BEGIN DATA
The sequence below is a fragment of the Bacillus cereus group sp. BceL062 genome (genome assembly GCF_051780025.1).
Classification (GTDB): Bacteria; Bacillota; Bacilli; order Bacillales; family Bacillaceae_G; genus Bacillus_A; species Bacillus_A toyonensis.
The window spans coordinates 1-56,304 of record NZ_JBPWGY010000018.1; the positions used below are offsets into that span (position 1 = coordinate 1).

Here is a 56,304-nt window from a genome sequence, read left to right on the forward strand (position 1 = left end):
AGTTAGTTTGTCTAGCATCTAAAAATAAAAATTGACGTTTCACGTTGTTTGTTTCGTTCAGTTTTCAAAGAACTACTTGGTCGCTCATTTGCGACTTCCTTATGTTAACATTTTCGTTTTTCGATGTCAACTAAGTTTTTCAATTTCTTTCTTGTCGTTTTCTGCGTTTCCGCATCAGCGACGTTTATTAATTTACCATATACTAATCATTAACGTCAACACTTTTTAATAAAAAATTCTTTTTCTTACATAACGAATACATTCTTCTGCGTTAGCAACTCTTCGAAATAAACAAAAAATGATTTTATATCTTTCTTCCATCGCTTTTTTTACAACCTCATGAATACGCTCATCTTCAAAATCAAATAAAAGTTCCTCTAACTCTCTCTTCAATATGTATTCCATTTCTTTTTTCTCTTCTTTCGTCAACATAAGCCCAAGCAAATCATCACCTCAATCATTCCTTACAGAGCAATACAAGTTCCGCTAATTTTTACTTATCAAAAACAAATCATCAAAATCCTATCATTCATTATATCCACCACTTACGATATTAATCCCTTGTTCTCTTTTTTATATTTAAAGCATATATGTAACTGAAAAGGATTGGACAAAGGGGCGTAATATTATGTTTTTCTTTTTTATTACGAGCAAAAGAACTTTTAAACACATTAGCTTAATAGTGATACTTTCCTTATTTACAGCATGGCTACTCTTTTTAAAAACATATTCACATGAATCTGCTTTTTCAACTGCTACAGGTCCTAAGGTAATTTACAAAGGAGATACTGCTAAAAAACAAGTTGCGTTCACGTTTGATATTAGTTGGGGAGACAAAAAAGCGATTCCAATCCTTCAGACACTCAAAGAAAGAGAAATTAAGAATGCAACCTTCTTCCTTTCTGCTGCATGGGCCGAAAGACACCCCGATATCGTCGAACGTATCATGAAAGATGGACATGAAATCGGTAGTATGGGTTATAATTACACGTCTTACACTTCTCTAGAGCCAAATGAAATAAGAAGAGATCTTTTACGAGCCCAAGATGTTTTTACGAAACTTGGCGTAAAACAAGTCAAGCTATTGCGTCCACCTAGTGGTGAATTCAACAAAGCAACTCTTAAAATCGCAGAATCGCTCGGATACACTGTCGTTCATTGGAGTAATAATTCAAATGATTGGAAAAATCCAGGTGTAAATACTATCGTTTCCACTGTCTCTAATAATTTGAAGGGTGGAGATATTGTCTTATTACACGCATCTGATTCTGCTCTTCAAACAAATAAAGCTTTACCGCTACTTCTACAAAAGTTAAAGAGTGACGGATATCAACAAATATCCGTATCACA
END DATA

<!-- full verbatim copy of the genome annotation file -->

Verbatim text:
The sequence below is a fragment of the Bacillus cereus group sp. BceL062 genome (genome assembly GCF_051780025.1).
Classification (GTDB): Bacteria; Bacillota; Bacilli; order Bacillales; family Bacillaceae_G; genus Bacillus_A; species Bacillus_A toyonensis.
The window spans coordinates 1-56,304 of record NZ_JBPWGY010000018.1; the positions used below are offsets into that span (position 1 = coordinate 1).

Here is a 56,304-nt window from a genome sequence, read left to right on the forward strand (position 1 = left end):
AGTTAGTTTGTCTAGCATCTAAAAATAAAAATTGACGTTTCACGTTGTTTGTTTCGTTCAGTTTTCAAAGAACTACTTGGTCGCTCATTTGCGACTTCCTTATGTTAACATTTTCGTTTTTCGATGTCAACTAAGTTTTTCAATTTCTTTCTTGTCGTTTTCTGCGTTTCCGCATCAGCGACGTTTATTAATTTACCATATACTAATCATTAACGTCAACACTTTTTAATAAAAAATTCTTTTTCTTACATAACGAATACATTCTTCTGCGTTAGCAACTCTTCGAAATAAACAAAAAATGATTTTATATCTTTCTTCCATCGCTTTTTTTACAACCTCATGAATACGCTCATCTTCAAAATCAAATAAAAGTTCCTCTAACTCTCTCTTCAATATGTATTCCATTTCTTTTTTCTCTTCTTTCGTCAACATAAGCCCAAGCAAATCATCACCTCAATCATTCCTTACAGAGCAATACAAGTTCCGCTAATTTTTACTTATCAAAAACAAATCATCAAAATCCTATCATTCATTATATCCACCACTTACGATATTAATCCCTTGTTCTCTTTTTTATATTTAAAGCATATATGTAACTGAAAAGGATTGGACAAAGGGGCGTAATATTATGTTTTTCTTTTTTATTACGAGCAAAAGAACTTTTAAACACATTAGCTTAATAGTGATACTTTCCTTATTTACAGCATGGCTACTCTTTTTAAAAACATATTCACATGAATCTGCTTTTTCAACTGCTACAGGTCCTAAGGTAATTTACAAAGGAGATACTGCTAAAAAACAAGTTGCGTTCACGTTTGATATTAGTTGGGGAGACAAAAAAGCGATTCCAATCCTTCAGACACTCAAAGAAAGAGAAATTAAGAATGCAACCTTCTTCCTTTCTGCTGCATGGGCCGAAAGACACCCCGATATCGTCGAACGTATCATGAAAGATGGACATGAAATCGGTAGTATGGGTTATAATTACACGTCTTACACTTCTCTAGAGCCAAATGAAATAAGAAGAGATCTTTTACGAGCCCAAGATGTTTTTACGAAACTTGGCGTAAAACAAGTCAAGCTATTGCGTCCACCTAGTGGTGAATTCAACAAAGCAACTCTTAAAATCGCAGAATCGCTCGGATACACTGTCGTTCATTGGAGTAATAATTCAAATGATTGGAAAAATCCAGGTGTAAATACTATCGTTTCCACTGTCTCTAATAATTTGAAGGGTGGAGATATTGTCTTATTACACGCATCTGATTCTGCTCTTCAAACAAATAAAGCTTTACCGCTACTTCTACAAAAGTTAAAGAGTGACGGATATCAACAAATATCCGTATCACA